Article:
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<-   Gravitational lens   ->
images/lentille.gif
A very distant star moves exactly behind another star around which a planet orbits. The nearby star focuses the light from the distant star, which increases the luminosity. The planet focuses the light from the distant star too, which creates two luminosity peaks visible before the maximum.
Copyright : Paris observatory / UFE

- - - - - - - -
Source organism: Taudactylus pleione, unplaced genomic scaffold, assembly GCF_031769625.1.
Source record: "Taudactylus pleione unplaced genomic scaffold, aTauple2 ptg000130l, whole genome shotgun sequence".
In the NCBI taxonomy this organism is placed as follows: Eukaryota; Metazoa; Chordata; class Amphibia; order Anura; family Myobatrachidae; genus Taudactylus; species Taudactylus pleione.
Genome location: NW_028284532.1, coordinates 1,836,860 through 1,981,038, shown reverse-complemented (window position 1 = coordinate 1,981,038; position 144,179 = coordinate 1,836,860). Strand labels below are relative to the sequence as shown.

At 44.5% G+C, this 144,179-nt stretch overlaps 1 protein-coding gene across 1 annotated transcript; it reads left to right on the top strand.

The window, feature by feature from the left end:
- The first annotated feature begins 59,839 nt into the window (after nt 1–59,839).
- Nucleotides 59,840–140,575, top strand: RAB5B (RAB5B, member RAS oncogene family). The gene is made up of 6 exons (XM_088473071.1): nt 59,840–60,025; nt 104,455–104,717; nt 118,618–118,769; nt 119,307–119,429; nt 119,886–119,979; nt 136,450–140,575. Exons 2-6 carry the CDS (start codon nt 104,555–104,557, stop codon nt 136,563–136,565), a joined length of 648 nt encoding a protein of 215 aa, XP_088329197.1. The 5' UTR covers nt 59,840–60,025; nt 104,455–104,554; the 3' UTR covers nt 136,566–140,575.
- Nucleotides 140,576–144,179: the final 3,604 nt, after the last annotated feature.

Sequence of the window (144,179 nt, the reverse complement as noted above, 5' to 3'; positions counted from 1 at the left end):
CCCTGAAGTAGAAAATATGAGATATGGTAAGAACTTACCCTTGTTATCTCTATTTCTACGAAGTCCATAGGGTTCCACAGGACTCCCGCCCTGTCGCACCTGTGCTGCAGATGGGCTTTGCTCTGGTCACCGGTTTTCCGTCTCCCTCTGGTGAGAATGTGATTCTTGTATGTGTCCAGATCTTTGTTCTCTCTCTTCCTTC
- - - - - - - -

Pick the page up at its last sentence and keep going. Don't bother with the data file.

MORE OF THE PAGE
This is an application of Einstein's theory of gravitation. This theory predicts that when a body of mass M (the deflector) is at a distance of b projected on the sky (the impact parameter) within the line of sight of a distant source, the apparent brightness of this source is amplified by the factor A=racine(M/b). When the source and the deflector are displaced from each other on the plane of the sky, the impact parameter b varies with time. Therefore this is the same for the amplification factor, which becomes a function of time A(t).